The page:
After putting together a better greenhouse monitor for Farm Hack, Louis Thiery saw an opportunity to vastly improve the way modern technology is used on the farm, and wanted to integrate field-ready sensors with a dedicated server that could control and monitor them all. The result of his work is Apitronics, an open source wireless platform with a small dedicated Linux computer serving as the brain.
The Apitronics platform uses "Bees", which are low-power, Arduino-compatible sensor or actuator devices, and a "Hive", a small Linux box which networks the Bees together and gathers and displays data from them, or sends control signals downstream to the Bees.
Our platform emphasizes making it easy to deploy wireless devices in harsh environments. Features include:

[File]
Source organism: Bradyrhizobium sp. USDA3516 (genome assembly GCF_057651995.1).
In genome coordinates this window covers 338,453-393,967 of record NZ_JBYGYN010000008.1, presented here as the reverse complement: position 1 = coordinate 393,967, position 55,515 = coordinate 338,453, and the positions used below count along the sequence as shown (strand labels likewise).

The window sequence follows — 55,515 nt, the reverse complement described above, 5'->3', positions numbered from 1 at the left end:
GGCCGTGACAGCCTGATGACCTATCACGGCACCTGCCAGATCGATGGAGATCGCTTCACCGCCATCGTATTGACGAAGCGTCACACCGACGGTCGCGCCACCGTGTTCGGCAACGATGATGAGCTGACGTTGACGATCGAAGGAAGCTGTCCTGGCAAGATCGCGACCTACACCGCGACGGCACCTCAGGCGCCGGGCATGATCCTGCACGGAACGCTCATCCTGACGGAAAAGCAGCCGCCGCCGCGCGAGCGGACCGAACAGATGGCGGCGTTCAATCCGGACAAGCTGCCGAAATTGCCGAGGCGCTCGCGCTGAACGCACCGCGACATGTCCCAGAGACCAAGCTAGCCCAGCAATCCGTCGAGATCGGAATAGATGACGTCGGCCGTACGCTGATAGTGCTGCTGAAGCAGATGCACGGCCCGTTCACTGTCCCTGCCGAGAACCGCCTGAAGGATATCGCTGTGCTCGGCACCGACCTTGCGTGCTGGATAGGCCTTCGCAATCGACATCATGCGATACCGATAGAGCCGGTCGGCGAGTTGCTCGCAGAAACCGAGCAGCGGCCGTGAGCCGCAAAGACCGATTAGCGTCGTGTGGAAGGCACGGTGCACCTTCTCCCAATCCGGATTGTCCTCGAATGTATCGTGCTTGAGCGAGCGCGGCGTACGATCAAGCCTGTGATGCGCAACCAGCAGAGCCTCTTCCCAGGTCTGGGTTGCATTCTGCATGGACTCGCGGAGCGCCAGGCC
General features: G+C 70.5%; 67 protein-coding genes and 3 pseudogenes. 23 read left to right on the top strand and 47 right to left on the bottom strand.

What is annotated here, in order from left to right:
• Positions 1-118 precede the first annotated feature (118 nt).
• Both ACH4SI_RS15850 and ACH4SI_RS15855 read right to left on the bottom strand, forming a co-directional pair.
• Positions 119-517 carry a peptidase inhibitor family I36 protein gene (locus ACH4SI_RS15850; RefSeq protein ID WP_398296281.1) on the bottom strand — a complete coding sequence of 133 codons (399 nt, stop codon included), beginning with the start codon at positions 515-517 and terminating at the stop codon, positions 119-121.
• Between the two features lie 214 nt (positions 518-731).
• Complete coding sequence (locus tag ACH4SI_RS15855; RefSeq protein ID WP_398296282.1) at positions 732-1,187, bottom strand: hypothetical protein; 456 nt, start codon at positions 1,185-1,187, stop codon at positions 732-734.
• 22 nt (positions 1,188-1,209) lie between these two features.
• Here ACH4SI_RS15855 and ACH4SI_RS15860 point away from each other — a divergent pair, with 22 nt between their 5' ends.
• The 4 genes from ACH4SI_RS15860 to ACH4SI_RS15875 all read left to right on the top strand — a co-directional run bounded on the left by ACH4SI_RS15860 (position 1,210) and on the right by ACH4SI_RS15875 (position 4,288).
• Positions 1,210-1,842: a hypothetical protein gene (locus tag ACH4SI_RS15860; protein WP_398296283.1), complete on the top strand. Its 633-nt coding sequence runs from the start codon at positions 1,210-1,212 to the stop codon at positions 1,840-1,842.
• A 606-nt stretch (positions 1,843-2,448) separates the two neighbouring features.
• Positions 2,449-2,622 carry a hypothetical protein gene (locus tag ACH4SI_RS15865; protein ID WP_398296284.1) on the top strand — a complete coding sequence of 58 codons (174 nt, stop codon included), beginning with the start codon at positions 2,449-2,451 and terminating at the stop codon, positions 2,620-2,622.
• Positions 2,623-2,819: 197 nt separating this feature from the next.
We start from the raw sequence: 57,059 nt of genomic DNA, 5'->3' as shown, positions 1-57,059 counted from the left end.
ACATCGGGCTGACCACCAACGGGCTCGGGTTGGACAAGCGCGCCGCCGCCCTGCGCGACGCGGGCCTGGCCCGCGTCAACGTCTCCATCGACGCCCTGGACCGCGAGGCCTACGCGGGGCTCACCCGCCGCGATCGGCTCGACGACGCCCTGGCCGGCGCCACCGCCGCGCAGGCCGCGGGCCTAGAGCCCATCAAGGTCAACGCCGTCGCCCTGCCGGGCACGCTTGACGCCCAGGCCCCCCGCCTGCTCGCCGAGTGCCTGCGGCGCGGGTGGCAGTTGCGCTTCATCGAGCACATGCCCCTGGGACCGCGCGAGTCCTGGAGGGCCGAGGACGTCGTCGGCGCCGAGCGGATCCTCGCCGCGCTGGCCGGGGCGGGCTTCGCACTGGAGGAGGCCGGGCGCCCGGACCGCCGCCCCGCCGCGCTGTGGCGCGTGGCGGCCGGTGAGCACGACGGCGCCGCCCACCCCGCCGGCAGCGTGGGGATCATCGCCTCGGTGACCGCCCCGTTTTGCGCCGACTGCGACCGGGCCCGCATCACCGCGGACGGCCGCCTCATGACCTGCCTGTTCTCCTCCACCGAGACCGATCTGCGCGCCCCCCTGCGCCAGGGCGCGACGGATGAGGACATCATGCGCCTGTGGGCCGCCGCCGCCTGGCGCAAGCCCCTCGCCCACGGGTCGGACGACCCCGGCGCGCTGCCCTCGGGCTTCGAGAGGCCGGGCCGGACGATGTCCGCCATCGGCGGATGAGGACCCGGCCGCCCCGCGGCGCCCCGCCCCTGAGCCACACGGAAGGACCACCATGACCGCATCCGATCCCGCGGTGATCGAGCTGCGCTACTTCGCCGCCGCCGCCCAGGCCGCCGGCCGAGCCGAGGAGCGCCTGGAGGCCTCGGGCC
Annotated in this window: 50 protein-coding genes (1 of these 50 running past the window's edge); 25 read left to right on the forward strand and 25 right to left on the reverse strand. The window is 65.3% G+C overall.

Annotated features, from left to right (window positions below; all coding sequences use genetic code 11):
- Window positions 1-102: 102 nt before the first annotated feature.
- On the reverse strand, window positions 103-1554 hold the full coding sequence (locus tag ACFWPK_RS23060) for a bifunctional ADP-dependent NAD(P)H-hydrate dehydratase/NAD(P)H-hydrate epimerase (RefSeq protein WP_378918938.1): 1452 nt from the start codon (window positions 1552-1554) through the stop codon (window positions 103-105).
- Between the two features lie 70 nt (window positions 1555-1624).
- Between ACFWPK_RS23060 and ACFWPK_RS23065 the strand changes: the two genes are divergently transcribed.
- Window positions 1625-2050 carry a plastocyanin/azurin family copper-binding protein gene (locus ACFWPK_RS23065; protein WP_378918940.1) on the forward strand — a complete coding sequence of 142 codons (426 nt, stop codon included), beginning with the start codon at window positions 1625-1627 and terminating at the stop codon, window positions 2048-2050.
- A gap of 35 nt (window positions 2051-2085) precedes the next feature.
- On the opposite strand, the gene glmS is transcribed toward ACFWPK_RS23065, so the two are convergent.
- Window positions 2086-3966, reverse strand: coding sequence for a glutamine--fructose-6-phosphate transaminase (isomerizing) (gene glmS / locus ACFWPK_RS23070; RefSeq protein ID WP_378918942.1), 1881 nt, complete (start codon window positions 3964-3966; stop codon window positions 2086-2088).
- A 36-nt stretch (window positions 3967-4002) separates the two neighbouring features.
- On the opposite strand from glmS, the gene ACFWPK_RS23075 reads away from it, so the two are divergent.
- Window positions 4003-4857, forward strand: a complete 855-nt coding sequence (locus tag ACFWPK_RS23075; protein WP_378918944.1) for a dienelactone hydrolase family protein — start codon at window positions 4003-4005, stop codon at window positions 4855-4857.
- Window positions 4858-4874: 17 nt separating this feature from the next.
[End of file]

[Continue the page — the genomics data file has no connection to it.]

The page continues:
- field-ready devices: running efficiently on a LiPo battery, Bees can be recharged via solar panels or wall warts
- modular plugs with customizable sensors and switches: a waterproof connector allows you to easily attach or detach an array of sensors and switches
- local databasing and web app: a gateway manages the wireless network and provides a browser-based UI - the system is protected against internet connectivity failures
Right now, the basic Bees can be attached to "plugs" including humidity sensors and a weather station, but additional plugs are being developed (or can be developed by end users) that can serve as door sensors (Did I leave the greenhouse door open?) or water level sensors, or even controllers and sensors for field irrigation or aquaponic systems.
Because the system uses open source hardware and software, the Apitronics lends itself easily to extending and customizing, and anyone with Arduino/C++ experience can develop additional sensors or "hack the Hive itself." And it's not just for farms, either, as the system could also be applied to other environmental monitoring needs.
Apitronics is currently in a crowdfunding phase on Kickstarter, and backers at the $139 level will receive a Hive, one Bee, and the weather station plug.